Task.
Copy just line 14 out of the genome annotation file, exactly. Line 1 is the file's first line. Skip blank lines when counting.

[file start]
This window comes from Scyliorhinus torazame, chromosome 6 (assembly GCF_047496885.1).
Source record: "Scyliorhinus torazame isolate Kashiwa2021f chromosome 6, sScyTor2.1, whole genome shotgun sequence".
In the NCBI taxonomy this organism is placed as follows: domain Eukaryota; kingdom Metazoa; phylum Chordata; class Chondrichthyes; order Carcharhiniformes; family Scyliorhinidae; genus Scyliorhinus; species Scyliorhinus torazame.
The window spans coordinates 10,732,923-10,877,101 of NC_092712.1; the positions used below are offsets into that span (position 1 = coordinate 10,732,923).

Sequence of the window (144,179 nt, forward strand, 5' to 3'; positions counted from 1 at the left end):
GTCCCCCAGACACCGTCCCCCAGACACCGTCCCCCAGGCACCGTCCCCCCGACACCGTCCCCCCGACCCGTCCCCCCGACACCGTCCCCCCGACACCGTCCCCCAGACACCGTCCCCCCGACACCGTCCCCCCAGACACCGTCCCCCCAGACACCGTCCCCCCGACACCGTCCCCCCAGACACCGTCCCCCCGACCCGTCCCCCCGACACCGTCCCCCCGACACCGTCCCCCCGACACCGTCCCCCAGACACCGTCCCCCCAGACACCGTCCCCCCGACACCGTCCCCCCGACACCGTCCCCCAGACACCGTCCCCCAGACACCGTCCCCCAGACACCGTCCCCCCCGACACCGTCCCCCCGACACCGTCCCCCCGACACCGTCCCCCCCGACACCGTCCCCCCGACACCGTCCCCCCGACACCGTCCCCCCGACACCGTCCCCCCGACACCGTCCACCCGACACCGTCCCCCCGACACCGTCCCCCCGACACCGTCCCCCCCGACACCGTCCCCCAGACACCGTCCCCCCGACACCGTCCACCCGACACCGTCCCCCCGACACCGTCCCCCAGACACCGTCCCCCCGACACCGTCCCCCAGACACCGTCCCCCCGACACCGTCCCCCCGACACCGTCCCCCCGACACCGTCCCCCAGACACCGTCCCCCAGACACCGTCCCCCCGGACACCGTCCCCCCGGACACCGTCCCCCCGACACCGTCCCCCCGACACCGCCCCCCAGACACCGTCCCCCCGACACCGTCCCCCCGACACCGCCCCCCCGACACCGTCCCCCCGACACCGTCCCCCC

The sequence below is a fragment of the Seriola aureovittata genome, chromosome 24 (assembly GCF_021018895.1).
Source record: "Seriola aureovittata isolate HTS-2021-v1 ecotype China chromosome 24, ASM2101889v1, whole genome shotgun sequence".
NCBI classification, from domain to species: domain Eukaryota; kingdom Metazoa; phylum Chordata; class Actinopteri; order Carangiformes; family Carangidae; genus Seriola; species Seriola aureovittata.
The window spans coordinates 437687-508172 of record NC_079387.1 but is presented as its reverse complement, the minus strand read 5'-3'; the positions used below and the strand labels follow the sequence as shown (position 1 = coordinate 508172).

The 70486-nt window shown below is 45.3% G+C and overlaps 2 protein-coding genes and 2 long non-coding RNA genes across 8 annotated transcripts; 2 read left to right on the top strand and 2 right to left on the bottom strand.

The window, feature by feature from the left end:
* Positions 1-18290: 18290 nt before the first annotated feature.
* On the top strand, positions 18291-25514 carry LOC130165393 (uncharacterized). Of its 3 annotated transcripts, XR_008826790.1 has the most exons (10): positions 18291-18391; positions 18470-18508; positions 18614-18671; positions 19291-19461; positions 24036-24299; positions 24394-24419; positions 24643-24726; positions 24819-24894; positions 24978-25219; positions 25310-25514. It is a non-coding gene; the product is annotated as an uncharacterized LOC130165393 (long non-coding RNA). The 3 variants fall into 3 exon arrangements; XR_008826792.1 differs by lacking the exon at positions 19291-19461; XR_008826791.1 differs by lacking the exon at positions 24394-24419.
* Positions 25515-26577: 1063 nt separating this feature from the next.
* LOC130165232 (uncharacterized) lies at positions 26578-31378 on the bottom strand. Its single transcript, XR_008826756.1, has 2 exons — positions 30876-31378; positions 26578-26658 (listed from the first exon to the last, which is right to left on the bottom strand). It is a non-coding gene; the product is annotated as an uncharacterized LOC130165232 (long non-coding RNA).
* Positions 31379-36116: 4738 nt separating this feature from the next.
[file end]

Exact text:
* On the top strand, positions 18291-25514 carry LOC130165393 (uncharacterized). Of its 3 annotated transcripts, XR_008826790.1 has the most exons (10): positions 18291-18391; positions 18470-18508; positions 18614-18671; positions 19291-19461; positions 24036-24299; positions 24394-24419; positions 24643-24726; positions 24819-24894; positions 24978-25219; positions 25310-25514. It is a non-coding gene; the product is annotated as an uncharacterized LOC130165393 (long non-coding RNA). The 3 variants fall into 3 exon arrangements; XR_008826792.1 differs by lacking the exon at positions 19291-19461; XR_008826791.1 differs by lacking the exon at positions 24394-24419.